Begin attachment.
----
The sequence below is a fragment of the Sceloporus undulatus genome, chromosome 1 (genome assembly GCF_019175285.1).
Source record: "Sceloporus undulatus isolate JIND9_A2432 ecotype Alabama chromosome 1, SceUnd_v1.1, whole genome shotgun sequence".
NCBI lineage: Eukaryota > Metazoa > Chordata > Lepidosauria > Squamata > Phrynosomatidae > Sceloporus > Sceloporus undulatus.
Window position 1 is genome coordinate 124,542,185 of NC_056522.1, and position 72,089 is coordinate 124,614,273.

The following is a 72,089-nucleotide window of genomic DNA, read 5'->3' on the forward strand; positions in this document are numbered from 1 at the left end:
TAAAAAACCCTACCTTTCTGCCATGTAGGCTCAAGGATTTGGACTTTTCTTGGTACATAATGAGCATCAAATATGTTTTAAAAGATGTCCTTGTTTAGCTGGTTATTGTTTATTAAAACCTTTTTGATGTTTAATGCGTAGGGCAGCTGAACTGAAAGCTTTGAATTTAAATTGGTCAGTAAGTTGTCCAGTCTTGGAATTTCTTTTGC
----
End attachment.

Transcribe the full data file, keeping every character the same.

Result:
The sequence below is a fragment of the Sceloporus undulatus genome, chromosome 1 (genome assembly GCF_019175285.1).
Source record: "Sceloporus undulatus isolate JIND9_A2432 ecotype Alabama chromosome 1, SceUnd_v1.1, whole genome shotgun sequence".
NCBI lineage: Eukaryota > Metazoa > Chordata > Lepidosauria > Squamata > Phrynosomatidae > Sceloporus > Sceloporus undulatus.
Window position 1 is genome coordinate 124,542,185 of NC_056522.1, and position 72,089 is coordinate 124,614,273.

The following is a 72,089-nucleotide window of genomic DNA, read 5'->3' on the forward strand; positions in this document are numbered from 1 at the left end:
TAAAAAACCCTACCTTTCTGCCATGTAGGCTCAAGGATTTGGACTTTTCTTGGTACATAATGAGCATCAAATATGTTTTAAAAGATGTCCTTGTTTAGCTGGTTATTGTTTATTAAAACCTTTTTGATGTTTAATGCGTAGGGCAGCTGAACTGAAAGCTTTGAATTTAAATTGGTCAGTAAGTTGTCCAGTCTTGGAATTTCTTTTGC